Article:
There was something odd going on at the Suslikov estates, Yevgeny thought. For all the reassuring normality of his back-and-forth with Gennady, his little brother had become a little strange since the accident and his subsequent rebuild.
The artificial lung that kept him alive after the boiler explosion had been their last collaboration before their father passed away; a combination of Yevgeny’s steam power and Gennady’s own clockworks intended to aid victims of mining accidents. It was a tragic irony that they had ended up using the device on one of its creators.
After their father Boris Timofeyevich had passed four years back, Yevgeny had to relocate to Muskograd to manage the family’s commercial interests there, and it seemed to be from that point that the strangeness began to creep in.
It was not just the elongated cricketlike legs that he stalked around on now, though that seemed symptomatic of the change. When Yevgeny had left he was getting around in a wheeled chair; now he had made himself clockwork legs. But it wasn’t the fact that he had clockwork legs so much as the uncanny nature of their design. Yevgeny couldn’t imagine the old Gennady opting for such an outré set of artificial legs.
The estates, too, seemed different to how he remembered them. The chimneys belched smoke constantly, but you never saw any of the serfs that tended the boilers. And what exactly was he doing with all that steam power anyway? He’d mostly eschewed steam in favour of his beloved clockworks for as long as Yevgeny could remember. Certainly since the accident, which was completely understandable. Clockworks had no boilers to explode and maim you.
They were still teasing one another just like they always used to, but there seemed to be a bitter edge to it. That was understandable up to a point; Gennady had been left alone to manage the Orengrad estates and brood over his injury. But the fact that they could engage in the old back-and-forth made Yevgeny think there was more to it than that.
Like the secretiveness. Gennady had never kept things from him like this before; they’d collaborated as much as they competed, and there had been numerous times when one brother’s insights helped the other one’s project. Now… That whatever-it-was he had almost said and then changed his mind about. What was he hiding?
And was it anything to do with that Lieutenant of Dragoons what-was-his-name? Zheleznikov?’s suppressed parting smirk? There was an unhappy thought. General Chebelev was a Kisaliev vassal, if he remembered right. What if Gennady was-?
No. Whatever was going on, it wouldn’t be that. Gennady was still a Suslikov, and even though he hated the politics of the Boyar Duma and the tortuous webs of alliance and rivalry between the noble houses, that enmity was too old and ingrained to be cast aside.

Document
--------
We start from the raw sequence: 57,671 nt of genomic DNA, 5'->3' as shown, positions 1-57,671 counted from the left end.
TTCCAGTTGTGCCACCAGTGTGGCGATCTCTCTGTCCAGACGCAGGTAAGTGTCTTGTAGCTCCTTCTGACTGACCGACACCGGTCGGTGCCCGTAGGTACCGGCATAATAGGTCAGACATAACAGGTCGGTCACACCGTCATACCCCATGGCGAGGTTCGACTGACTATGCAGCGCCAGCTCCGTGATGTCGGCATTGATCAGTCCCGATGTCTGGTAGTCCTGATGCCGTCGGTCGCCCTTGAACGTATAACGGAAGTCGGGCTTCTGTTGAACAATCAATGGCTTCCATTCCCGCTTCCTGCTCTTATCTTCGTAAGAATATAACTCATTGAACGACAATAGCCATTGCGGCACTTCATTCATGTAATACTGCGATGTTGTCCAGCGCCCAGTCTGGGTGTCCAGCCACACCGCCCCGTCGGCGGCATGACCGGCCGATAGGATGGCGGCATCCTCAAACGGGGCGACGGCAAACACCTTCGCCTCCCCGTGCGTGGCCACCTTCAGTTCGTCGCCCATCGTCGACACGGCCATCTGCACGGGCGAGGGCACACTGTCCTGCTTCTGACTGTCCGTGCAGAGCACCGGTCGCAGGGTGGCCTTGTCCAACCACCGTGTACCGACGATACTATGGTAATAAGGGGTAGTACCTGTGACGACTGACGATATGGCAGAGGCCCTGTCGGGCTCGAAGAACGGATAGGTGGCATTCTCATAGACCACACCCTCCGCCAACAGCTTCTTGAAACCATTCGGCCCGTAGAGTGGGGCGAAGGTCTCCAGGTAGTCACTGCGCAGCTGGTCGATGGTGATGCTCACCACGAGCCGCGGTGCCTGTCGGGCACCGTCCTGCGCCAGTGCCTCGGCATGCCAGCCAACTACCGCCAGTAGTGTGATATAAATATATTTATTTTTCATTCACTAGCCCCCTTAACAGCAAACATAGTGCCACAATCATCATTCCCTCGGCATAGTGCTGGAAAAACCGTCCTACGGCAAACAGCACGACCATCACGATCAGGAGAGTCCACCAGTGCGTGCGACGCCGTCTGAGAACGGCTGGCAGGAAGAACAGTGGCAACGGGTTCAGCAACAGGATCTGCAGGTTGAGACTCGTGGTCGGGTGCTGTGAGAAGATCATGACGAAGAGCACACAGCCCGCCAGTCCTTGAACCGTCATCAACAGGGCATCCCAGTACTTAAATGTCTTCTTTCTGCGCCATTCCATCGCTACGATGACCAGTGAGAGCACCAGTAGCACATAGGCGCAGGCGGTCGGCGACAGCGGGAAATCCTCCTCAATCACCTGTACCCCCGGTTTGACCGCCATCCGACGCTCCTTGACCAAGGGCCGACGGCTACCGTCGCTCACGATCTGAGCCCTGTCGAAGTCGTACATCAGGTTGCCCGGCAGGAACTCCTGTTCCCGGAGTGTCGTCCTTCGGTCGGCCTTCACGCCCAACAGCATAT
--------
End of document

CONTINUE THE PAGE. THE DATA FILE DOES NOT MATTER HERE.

Yevgeny sat in his old workroom and brooded over the matter. But he couldn’t get to the bottom of it without more information.
One of the Suslikov serfs tottered in with a broom, breaking his train of thought. He remembered her as one of the household servants; maybe she could fill him in on what had happened in his absence.
“It’s Svetlana, isn’t it?” he asked her, smiling brightly. The young woman smiled back nervously. “Remember me? I’d like to ask you a few questions, if I may.”
Svetlana nodded, then with a clacking sound a slip of tickertape extruded from her mouth. She reached up and handed it to him.
:: I remember you Master Yevgeny :: You are the Boyar :: The brother of Master Gennady :: Ask your questions ::
Yevgeny gaped. Was this an automaton? If it was, then Gennady had leaped far ahead of him in mechanical ability! And to marry an automaton’s internal workings with a covering of living tissue? Incredible!
But would an automaton have Svetlana’s memories? More likely she had been the victim of some kind of accident and Gennady had repaired her with some sort of biologically-integrated mechanik.
“What happened to you?” he asked. “Did Gennady do this to you?”
:: Yes :: the tickertape said. :: Master Gennady made me what I am ::
“Why? Was there some kind of accident?” he asked, but Svetlana was silent. “Not an accident? On purpose?”
Again, Svetlana said nothing, but her eyes answered for her. Help me, they seemed to say.
“Are there more like you?” Yevgeny asked with a sick feeling in his throat. Bad enough that he had done something like this to one person, but what if it wasn’t just one? What if he and this Svetlana were not the only recipients of his biomechanical ministrations?
:: Yes :: Most of House Suslikov’s serfs are now biomechanical constructs :: Zhizniks :: Master Gennady’s experiments have borne much fruit ::
The fact of Gennady’s creation of these zhizniks was disturbing enough, but more troubling was Svetlana’s blank acceptance of the situation. If it had been him transformed like this, he didn’t think he’d be able to accept it so calmly. Still, Svetlana was a serf. She didn’t have a lot of say in her life even at the best of times.
“What else has he been up to?”
:: I am just a housekeeper Master Yevgeny :: she replied, handing him the tickertape. :: I do not know the Young Master’s secrets :: … :: You must ask one of the other zhizniks ::
Yevgeny considered. “Is there any particular one of you zhizniks I should talk to?” he asked, vowing silently that he would get to the bottom of this.
:: Master Yevgeny you must not be concerned for me :: Svetlana’s tickertape said. :: I am what I am :: It is done and can not be undone :: Nichevo ::
Nichevo. It couldn’t be helped. The litany of Orousska’s serfs.
She swept the broom once around the room and headed for the door.
:: Speak to Vitaly :: she said.